The performance of the CP versus the SED filter is measured by a histogram of the relative size of the unitary step in simulated data. The CP idealization clearly results in a sharper distribution about the true value (unity).

https://doi.org/10.7554/eLife.19848.033
Figure 7—figure supplement 2
Finding the initial intensity.

We simulated two approaches for determining the initial intensity of the trace: Exponential Fit and Highest-Level. The probability of the estimated intensity is shown relative to the true initial intensity. The Highest Level method is clearly biased from below relative to the Exponential Fit method which is centered around the true value (unity).

https://doi.org/10.7554/eLife.19848.034
Figure 7—figure supplement 3
CP vs KV filtering algorithm.

(A) Eight typical datasets (black dots) are plotted with the true mean (blue) and idealizations using both the KV (red) and CP (green) algorithms. The simulated data consisted of 10,000 Gaussian processes with unit variance simulated for 120 frames each. The over segmentation generated by the KV algorithm is clearly visible in the (false) transitions shown in the third, fourth, and fifth traces. No false steps were observed in these eight traces using the CP algorithm. (B) The total number of states for the 10,000 simulated datasets is shown for the true mean and the CP and KV idealization. All datasets consisted of a single true level. The true number of states (one) was found 95% of the time using the CP algorithm and only 55% of the time using the KV algorithm.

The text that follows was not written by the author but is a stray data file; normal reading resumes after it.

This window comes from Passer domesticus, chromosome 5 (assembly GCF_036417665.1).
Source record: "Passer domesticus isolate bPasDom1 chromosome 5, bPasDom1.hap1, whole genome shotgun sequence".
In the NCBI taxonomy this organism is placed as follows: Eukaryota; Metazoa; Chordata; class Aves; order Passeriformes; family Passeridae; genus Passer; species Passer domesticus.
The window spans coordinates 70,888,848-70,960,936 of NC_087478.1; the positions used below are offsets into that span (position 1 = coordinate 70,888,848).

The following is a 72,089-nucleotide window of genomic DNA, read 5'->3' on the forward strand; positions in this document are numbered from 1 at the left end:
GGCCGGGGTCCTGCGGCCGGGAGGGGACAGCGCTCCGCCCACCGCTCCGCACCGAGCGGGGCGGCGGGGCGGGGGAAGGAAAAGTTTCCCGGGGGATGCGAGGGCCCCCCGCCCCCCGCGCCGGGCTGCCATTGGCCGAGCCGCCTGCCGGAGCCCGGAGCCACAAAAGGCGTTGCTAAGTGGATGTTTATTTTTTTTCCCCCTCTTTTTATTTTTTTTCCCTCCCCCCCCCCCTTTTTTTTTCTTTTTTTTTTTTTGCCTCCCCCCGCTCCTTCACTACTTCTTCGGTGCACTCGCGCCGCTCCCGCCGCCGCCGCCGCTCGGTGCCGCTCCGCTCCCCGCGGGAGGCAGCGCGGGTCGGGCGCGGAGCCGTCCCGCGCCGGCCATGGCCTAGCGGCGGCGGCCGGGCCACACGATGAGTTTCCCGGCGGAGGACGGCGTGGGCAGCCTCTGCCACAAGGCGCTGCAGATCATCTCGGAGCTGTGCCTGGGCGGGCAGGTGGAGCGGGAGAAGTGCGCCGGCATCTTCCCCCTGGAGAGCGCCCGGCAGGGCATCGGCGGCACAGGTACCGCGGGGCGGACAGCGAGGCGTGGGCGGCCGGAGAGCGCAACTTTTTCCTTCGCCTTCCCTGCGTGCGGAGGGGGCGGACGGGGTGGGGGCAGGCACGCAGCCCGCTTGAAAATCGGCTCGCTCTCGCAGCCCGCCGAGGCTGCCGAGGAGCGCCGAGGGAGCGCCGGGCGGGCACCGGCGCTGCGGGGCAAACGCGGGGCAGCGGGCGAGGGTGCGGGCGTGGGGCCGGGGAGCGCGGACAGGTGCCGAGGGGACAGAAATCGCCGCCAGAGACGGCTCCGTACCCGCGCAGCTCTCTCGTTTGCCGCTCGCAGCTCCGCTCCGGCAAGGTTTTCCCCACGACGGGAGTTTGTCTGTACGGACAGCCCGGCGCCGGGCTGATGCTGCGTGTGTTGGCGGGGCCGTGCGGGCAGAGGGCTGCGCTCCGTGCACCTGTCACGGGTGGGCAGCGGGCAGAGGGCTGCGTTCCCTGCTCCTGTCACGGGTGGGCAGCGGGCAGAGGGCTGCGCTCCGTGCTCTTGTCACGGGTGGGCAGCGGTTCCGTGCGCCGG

https://doi.org/10.7554/eLife.19848.035
Figure 7—figure supplement 4
Change point detection efficiency.